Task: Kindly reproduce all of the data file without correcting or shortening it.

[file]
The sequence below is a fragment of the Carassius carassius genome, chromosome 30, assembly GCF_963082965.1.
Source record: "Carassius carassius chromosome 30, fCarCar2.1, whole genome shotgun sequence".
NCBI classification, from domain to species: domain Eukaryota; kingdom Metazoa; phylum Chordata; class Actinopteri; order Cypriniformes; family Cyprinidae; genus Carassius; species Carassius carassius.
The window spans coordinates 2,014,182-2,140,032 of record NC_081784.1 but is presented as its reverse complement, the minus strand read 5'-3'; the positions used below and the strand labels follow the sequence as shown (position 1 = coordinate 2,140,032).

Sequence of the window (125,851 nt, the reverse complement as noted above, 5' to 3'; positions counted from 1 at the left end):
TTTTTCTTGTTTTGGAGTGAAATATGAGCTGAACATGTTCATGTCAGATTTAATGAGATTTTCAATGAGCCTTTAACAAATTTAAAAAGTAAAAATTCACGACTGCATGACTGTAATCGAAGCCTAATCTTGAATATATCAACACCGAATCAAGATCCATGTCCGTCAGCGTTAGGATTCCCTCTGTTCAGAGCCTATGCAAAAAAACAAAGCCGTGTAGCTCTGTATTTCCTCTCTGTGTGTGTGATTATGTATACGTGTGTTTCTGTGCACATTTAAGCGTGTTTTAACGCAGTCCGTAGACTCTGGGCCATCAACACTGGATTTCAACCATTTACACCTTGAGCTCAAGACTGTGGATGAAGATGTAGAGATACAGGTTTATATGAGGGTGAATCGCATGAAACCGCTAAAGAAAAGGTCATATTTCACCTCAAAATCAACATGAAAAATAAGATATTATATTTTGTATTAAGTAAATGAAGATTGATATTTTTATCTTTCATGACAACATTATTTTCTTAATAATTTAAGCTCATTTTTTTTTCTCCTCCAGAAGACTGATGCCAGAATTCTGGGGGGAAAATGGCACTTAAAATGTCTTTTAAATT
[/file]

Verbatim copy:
The sequence below is a fragment of the Carassius carassius genome, chromosome 30, assembly GCF_963082965.1.
Source record: "Carassius carassius chromosome 30, fCarCar2.1, whole genome shotgun sequence".
NCBI classification, from domain to species: domain Eukaryota; kingdom Metazoa; phylum Chordata; class Actinopteri; order Cypriniformes; family Cyprinidae; genus Carassius; species Carassius carassius.
The window spans coordinates 2,014,182-2,140,032 of record NC_081784.1 but is presented as its reverse complement, the minus strand read 5'-3'; the positions used below and the strand labels follow the sequence as shown (position 1 = coordinate 2,140,032).

Sequence of the window (125,851 nt, the reverse complement as noted above, 5' to 3'; positions counted from 1 at the left end):
TTTTTCTTGTTTTGGAGTGAAATATGAGCTGAACATGTTCATGTCAGATTTAATGAGATTTTCAATGAGCCTTTAACAAATTTAAAAAGTAAAAATTCACGACTGCATGACTGTAATCGAAGCCTAATCTTGAATATATCAACACCGAATCAAGATCCATGTCCGTCAGCGTTAGGATTCCCTCTGTTCAGAGCCTATGCAAAAAAACAAAGCCGTGTAGCTCTGTATTTCCTCTCTGTGTGTGTGATTATGTATACGTGTGTTTCTGTGCACATTTAAGCGTGTTTTAACGCAGTCCGTAGACTCTGGGCCATCAACACTGGATTTCAACCATTTACACCTTGAGCTCAAGACTGTGGATGAAGATGTAGAGATACAGGTTTATATGAGGGTGAATCGCATGAAACCGCTAAAGAAAAGGTCATATTTCACCTCAAAATCAACATGAAAAATAAGATATTATATTTTGTATTAAGTAAATGAAGATTGATATTTTTATCTTTCATGACAACATTATTTTCTTAATAATTTAAGCTCATTTTTTTTTCTCCTCCAGAAGACTGATGCCAGAATTCTGGGGGGAAAATGGCACTTAAAATGTCTTTTAAATT